Metric and Standard Measurements (Symbols and Guidelines)

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Metric and Standard Measurements (Symbols and Guidelines)

1 Introduction

In 1970, Parliament unanimously endorsed the White Paper on Metric Conversion in Canada proposing the adoption of the most up-to-date metric system of measurement, the International System of Units or SI. Metric Commission Canada was established by order in council in June 1971 to prepare an overall plan for metric conversion.

The joy of the metric system lies in its simplicity and universality. It is simple because all relationships between a unit and its multiples and sub-multiples in the system are in powers of 10. Universal, because most countries in the world -- well over 95% of the world's population -- use metric units and/or are converting to SI.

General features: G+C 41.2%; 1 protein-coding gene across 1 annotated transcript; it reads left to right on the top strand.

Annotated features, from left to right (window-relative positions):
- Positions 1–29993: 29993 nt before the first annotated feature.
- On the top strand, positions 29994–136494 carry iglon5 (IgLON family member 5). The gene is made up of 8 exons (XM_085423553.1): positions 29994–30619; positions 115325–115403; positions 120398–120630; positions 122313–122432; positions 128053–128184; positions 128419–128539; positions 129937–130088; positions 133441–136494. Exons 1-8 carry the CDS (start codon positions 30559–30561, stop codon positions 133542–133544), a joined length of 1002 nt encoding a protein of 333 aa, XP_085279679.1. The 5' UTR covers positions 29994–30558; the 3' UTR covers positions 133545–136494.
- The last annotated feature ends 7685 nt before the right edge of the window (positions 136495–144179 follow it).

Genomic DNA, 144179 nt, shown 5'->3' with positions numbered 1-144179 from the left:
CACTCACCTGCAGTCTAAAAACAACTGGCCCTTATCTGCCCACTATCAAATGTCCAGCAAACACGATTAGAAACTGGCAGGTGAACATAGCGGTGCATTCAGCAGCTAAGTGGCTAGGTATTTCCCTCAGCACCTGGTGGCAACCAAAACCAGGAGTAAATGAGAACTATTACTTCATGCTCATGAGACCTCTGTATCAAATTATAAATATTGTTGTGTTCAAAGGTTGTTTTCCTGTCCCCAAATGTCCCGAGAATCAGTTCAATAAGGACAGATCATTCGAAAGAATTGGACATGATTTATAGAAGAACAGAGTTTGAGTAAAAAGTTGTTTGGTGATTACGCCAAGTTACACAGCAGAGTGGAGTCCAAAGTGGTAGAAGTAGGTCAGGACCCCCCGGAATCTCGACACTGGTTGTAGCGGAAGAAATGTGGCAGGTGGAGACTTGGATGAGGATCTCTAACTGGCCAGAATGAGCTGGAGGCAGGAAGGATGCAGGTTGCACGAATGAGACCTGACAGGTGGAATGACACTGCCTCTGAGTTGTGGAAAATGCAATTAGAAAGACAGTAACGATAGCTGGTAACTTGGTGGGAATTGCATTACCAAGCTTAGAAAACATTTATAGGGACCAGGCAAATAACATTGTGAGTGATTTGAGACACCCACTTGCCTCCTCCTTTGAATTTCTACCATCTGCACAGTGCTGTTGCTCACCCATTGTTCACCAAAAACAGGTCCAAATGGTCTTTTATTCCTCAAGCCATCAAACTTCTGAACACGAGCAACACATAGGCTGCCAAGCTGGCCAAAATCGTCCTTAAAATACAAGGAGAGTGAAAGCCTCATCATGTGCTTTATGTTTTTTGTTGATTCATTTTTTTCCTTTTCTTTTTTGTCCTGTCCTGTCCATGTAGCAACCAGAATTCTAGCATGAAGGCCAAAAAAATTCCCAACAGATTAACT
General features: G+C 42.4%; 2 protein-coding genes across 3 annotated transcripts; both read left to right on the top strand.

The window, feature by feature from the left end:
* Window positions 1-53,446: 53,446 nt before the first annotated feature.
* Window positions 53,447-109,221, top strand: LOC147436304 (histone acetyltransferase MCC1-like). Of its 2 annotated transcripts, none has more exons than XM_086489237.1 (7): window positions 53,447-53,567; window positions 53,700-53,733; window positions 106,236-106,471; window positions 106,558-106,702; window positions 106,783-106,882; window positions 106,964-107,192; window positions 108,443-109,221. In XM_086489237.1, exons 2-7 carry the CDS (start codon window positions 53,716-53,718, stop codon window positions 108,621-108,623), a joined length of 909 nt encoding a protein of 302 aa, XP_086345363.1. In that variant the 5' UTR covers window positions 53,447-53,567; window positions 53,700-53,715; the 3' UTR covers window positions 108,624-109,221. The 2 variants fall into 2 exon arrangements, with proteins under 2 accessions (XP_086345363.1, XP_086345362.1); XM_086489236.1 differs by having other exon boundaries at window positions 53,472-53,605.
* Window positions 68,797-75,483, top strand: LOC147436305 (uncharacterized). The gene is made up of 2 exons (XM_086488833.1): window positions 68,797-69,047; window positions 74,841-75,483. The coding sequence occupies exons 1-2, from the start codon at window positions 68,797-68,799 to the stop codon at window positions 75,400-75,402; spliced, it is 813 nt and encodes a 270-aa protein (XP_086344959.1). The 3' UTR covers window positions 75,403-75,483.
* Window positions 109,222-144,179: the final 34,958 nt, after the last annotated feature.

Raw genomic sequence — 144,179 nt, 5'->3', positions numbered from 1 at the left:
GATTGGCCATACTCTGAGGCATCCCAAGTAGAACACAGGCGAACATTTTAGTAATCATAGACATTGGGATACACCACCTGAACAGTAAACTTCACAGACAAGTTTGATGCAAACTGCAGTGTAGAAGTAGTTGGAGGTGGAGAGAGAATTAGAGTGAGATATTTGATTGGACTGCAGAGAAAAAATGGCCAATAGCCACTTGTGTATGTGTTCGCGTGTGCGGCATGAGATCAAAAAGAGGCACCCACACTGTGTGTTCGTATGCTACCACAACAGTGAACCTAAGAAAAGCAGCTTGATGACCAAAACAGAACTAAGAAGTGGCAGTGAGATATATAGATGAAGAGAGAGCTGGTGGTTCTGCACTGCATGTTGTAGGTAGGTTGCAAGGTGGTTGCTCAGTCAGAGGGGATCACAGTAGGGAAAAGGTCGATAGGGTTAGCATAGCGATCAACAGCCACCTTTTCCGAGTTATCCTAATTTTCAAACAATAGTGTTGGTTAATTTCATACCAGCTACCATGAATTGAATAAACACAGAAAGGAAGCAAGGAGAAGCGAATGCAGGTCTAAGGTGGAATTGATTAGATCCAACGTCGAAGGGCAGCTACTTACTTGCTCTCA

To achieve this universality, 17 nations signed the Treaty of the Metre in 1875 and set up an international body to standardize metric units throughout the world. Many countries have since signed the Treaty of the Metre, and international conferences on weights and measures (la Conference Generale des Poids et Mesures, or CGPM) are held at regular intervals. Canada made the metric system legal by the Weights and Measures Act of 1873, and signed the Treaty of the Metre in 1907.

In 1960, the CGPM adopted the International System of Units, with the international abbreviation SI, and this is the metric measurement system adopted by Canada in the Weights and Measures Act of 1971.